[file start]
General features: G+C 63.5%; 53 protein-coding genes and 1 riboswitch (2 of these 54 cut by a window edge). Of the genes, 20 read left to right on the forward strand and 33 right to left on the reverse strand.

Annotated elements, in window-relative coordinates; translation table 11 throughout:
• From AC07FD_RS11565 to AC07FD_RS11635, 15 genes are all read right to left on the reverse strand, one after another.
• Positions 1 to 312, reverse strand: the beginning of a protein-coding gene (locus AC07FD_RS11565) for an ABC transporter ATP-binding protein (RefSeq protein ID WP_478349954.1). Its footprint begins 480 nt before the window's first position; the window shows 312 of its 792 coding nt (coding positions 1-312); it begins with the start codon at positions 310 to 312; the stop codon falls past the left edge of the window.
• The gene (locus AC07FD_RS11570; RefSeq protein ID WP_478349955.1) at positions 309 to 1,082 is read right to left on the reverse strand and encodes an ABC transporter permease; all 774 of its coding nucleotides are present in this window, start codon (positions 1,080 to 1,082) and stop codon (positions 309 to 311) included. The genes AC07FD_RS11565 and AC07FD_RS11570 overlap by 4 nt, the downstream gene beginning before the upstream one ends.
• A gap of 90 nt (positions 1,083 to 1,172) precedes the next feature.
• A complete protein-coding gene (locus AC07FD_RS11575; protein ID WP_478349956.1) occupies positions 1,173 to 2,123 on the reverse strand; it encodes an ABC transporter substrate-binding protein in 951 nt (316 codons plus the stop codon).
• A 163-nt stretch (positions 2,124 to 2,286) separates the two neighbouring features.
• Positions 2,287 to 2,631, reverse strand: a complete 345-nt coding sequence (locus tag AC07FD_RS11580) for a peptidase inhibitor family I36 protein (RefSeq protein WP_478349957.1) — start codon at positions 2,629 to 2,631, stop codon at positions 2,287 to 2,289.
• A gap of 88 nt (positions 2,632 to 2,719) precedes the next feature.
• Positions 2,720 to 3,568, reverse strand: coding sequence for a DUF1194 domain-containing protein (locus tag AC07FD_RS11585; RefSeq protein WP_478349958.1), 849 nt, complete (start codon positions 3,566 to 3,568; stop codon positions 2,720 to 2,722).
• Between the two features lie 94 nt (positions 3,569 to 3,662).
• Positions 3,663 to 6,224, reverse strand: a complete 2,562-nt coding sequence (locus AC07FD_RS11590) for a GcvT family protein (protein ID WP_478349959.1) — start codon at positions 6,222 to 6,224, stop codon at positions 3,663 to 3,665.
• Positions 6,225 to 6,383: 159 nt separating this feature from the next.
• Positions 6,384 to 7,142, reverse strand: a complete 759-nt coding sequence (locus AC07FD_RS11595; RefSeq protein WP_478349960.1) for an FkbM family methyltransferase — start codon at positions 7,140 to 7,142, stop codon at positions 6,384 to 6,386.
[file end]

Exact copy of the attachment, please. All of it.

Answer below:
General features: G+C 63.5%; 53 protein-coding genes and 1 riboswitch (2 of these 54 cut by a window edge). Of the genes, 20 read left to right on the forward strand and 33 right to left on the reverse strand.

Annotated elements, in window-relative coordinates; translation table 11 throughout:
• From AC07FD_RS11565 to AC07FD_RS11635, 15 genes are all read right to left on the reverse strand, one after another.
• Positions 1 to 312, reverse strand: the beginning of a protein-coding gene (locus AC07FD_RS11565) for an ABC transporter ATP-binding protein (RefSeq protein ID WP_478349954.1). Its footprint begins 480 nt before the window's first position; the window shows 312 of its 792 coding nt (coding positions 1-312); it begins with the start codon at positions 310 to 312; the stop codon falls past the left edge of the window.
• The gene (locus AC07FD_RS11570; RefSeq protein ID WP_478349955.1) at positions 309 to 1,082 is read right to left on the reverse strand and encodes an ABC transporter permease; all 774 of its coding nucleotides are present in this window, start codon (positions 1,080 to 1,082) and stop codon (positions 309 to 311) included. The genes AC07FD_RS11565 and AC07FD_RS11570 overlap by 4 nt, the downstream gene beginning before the upstream one ends.
• A gap of 90 nt (positions 1,083 to 1,172) precedes the next feature.
• A complete protein-coding gene (locus AC07FD_RS11575; protein ID WP_478349956.1) occupies positions 1,173 to 2,123 on the reverse strand; it encodes an ABC transporter substrate-binding protein in 951 nt (316 codons plus the stop codon).
• A 163-nt stretch (positions 2,124 to 2,286) separates the two neighbouring features.
• Positions 2,287 to 2,631, reverse strand: a complete 345-nt coding sequence (locus tag AC07FD_RS11580) for a peptidase inhibitor family I36 protein (RefSeq protein WP_478349957.1) — start codon at positions 2,629 to 2,631, stop codon at positions 2,287 to 2,289.
• A gap of 88 nt (positions 2,632 to 2,719) precedes the next feature.
• Positions 2,720 to 3,568, reverse strand: coding sequence for a DUF1194 domain-containing protein (locus tag AC07FD_RS11585; RefSeq protein WP_478349958.1), 849 nt, complete (start codon positions 3,566 to 3,568; stop codon positions 2,720 to 2,722).
• Between the two features lie 94 nt (positions 3,569 to 3,662).
• Positions 3,663 to 6,224, reverse strand: a complete 2,562-nt coding sequence (locus AC07FD_RS11590) for a GcvT family protein (protein ID WP_478349959.1) — start codon at positions 6,222 to 6,224, stop codon at positions 3,663 to 3,665.
• Positions 6,225 to 6,383: 159 nt separating this feature from the next.
• Positions 6,384 to 7,142, reverse strand: a complete 759-nt coding sequence (locus AC07FD_RS11595; RefSeq protein WP_478349960.1) for an FkbM family methyltransferase — start codon at positions 7,140 to 7,142, stop codon at positions 6,384 to 6,386.